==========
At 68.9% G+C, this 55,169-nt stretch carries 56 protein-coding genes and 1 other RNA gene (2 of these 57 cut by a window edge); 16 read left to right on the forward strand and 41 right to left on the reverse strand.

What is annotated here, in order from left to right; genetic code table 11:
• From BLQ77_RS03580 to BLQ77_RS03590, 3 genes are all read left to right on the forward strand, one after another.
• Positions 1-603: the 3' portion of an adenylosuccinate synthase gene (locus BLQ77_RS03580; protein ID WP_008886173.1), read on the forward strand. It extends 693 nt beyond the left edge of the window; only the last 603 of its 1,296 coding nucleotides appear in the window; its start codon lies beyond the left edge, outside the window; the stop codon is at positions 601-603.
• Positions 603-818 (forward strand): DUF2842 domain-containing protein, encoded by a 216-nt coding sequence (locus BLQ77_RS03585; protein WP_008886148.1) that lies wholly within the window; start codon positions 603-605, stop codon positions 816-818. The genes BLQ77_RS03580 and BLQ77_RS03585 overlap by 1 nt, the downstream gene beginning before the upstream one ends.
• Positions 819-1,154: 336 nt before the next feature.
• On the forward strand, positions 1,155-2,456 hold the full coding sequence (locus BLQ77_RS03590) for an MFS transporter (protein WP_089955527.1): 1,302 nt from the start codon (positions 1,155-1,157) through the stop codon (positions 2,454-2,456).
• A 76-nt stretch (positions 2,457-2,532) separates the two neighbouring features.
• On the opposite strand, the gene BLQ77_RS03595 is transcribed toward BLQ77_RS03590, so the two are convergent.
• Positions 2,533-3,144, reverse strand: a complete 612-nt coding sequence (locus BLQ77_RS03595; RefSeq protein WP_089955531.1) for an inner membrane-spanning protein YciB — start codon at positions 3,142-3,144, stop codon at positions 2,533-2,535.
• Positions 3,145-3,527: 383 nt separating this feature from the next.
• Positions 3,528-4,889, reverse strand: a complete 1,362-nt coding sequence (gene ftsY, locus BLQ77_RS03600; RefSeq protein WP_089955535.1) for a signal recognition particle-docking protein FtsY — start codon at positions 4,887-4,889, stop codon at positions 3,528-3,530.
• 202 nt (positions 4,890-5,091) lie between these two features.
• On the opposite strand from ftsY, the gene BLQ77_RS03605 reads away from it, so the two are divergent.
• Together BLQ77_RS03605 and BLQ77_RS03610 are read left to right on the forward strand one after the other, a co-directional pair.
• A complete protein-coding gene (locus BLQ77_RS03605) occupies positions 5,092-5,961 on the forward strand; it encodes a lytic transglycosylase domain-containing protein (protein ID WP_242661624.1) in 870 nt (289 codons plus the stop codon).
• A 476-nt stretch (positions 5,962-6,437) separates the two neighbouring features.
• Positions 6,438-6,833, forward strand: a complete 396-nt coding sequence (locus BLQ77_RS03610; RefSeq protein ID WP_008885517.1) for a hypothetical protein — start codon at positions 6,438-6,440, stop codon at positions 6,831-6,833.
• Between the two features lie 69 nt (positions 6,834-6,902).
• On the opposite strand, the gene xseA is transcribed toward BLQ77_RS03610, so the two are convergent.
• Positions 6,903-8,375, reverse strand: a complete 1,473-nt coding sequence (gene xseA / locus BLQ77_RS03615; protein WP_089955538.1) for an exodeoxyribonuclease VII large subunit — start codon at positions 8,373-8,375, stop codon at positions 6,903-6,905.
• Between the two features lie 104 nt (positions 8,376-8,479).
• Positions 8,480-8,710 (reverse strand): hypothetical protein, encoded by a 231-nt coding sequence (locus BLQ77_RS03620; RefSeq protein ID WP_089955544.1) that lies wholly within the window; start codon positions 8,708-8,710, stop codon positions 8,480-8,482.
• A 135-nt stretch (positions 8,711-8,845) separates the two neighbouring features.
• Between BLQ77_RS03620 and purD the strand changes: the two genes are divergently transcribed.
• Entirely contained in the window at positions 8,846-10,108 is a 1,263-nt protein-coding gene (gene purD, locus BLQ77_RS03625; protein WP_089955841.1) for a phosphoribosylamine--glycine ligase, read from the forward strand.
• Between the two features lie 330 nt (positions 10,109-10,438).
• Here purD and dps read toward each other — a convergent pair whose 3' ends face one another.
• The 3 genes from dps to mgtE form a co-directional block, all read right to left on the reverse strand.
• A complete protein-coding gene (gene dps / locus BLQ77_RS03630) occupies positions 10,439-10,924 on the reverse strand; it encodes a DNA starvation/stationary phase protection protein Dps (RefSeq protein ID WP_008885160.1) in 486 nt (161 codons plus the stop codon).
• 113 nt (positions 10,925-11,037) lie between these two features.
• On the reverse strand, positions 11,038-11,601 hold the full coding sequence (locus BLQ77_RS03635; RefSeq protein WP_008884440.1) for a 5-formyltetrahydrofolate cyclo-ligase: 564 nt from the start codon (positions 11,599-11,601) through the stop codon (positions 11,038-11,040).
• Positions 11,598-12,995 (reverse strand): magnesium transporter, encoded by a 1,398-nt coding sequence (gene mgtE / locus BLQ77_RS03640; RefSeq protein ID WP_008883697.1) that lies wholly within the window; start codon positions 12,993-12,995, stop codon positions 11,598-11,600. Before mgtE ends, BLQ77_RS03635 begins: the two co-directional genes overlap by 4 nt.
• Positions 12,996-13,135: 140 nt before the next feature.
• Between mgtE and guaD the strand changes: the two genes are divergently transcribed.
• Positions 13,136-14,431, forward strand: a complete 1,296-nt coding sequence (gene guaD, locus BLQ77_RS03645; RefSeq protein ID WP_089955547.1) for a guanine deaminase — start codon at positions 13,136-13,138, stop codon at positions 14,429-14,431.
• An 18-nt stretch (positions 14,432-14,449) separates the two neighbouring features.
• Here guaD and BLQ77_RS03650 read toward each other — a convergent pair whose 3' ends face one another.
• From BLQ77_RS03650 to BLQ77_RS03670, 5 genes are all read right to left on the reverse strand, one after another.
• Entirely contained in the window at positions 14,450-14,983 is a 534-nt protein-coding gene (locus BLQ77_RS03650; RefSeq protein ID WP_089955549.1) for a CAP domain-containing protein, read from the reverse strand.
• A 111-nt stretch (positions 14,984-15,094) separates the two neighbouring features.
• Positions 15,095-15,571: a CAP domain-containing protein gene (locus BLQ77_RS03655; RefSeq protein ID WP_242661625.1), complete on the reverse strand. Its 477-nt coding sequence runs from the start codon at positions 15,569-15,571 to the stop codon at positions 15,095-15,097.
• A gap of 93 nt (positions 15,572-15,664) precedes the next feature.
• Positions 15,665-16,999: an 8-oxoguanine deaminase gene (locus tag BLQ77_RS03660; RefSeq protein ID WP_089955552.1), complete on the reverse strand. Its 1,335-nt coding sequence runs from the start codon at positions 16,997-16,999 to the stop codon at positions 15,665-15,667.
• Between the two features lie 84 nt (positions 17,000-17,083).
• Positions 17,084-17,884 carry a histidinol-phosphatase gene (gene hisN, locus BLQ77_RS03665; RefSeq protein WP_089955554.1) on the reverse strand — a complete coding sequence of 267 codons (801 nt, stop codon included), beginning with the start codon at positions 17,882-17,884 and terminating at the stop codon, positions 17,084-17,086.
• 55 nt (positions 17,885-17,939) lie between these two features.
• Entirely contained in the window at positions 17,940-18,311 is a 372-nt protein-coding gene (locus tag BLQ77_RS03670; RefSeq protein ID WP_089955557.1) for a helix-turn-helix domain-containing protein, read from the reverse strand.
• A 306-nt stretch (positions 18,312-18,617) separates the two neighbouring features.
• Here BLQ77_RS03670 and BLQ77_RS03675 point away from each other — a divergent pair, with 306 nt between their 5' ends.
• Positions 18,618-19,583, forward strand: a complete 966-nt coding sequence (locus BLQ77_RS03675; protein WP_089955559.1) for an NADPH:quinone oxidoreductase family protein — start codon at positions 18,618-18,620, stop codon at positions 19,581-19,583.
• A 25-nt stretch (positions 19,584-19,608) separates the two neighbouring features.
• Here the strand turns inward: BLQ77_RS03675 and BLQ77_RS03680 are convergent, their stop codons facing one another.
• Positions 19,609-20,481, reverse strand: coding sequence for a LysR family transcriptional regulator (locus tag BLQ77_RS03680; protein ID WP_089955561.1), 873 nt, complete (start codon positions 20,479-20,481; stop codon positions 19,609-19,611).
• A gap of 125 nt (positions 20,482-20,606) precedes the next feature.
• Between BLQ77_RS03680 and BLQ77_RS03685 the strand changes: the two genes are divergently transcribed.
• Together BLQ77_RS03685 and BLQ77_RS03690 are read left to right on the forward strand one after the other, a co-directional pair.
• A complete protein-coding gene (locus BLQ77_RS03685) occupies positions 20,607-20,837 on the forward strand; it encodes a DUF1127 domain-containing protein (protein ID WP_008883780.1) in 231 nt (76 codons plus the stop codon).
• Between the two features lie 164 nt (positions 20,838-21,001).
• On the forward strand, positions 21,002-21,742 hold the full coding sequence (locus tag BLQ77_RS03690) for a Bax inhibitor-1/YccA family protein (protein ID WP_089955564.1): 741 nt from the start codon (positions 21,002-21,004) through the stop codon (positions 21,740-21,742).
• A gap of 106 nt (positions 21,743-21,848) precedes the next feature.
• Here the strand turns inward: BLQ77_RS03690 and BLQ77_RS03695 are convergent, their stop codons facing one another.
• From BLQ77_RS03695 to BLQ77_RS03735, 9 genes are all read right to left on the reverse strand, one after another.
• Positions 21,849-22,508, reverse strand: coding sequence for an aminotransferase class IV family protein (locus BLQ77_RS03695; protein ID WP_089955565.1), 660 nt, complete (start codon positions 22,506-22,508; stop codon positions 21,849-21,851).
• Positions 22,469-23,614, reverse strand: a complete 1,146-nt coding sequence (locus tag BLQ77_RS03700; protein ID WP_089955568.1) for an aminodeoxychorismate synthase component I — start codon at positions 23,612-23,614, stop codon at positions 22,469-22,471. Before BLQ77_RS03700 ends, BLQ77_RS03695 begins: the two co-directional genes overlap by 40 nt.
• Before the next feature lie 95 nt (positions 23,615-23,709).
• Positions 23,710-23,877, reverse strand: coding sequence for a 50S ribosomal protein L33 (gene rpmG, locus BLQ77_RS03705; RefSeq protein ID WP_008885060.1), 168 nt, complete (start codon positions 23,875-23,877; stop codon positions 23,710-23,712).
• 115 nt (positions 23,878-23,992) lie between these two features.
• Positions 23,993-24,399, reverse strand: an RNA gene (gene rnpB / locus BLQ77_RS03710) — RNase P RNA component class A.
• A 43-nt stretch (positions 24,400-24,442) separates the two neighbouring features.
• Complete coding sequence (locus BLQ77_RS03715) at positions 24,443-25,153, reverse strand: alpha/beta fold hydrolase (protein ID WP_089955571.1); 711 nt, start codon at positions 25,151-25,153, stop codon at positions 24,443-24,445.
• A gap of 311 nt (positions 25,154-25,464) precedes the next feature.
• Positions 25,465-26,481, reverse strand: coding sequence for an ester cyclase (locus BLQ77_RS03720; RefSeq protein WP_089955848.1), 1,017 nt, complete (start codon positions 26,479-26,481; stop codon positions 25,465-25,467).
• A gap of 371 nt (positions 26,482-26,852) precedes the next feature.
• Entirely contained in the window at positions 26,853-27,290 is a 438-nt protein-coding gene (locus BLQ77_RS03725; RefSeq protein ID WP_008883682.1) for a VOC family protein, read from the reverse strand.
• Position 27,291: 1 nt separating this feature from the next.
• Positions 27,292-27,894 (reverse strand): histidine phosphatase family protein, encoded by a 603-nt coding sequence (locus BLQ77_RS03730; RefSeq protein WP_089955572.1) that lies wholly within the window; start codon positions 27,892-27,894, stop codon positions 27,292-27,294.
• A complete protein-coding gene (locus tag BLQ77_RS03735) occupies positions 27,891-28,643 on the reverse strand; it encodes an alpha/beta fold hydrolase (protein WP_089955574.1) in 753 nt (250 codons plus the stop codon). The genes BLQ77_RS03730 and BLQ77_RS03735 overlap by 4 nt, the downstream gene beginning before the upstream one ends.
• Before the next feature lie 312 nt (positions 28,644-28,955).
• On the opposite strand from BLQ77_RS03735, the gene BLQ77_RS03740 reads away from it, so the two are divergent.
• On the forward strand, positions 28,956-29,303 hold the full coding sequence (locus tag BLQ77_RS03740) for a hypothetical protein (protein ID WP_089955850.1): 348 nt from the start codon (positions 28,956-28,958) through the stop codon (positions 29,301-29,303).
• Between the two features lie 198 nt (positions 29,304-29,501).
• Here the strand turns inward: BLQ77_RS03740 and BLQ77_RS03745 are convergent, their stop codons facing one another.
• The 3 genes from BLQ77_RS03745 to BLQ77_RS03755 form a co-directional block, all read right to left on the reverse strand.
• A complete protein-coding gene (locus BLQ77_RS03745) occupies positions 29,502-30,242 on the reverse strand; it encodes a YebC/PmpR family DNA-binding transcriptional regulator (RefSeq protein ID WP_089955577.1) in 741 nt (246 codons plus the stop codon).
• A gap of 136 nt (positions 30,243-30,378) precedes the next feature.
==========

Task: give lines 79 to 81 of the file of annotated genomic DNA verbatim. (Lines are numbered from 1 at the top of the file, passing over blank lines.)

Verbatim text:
• Before the next feature lie 312 nt (positions 28,644-28,955).
• On the opposite strand from BLQ77_RS03735, the gene BLQ77_RS03740 reads away from it, so the two are divergent.
• On the forward strand, positions 28,956-29,303 hold the full coding sequence (locus tag BLQ77_RS03740) for a hypothetical protein (protein ID WP_089955850.1): 348 nt from the start codon (positions 28,956-28,958) through the stop codon (positions 29,301-29,303).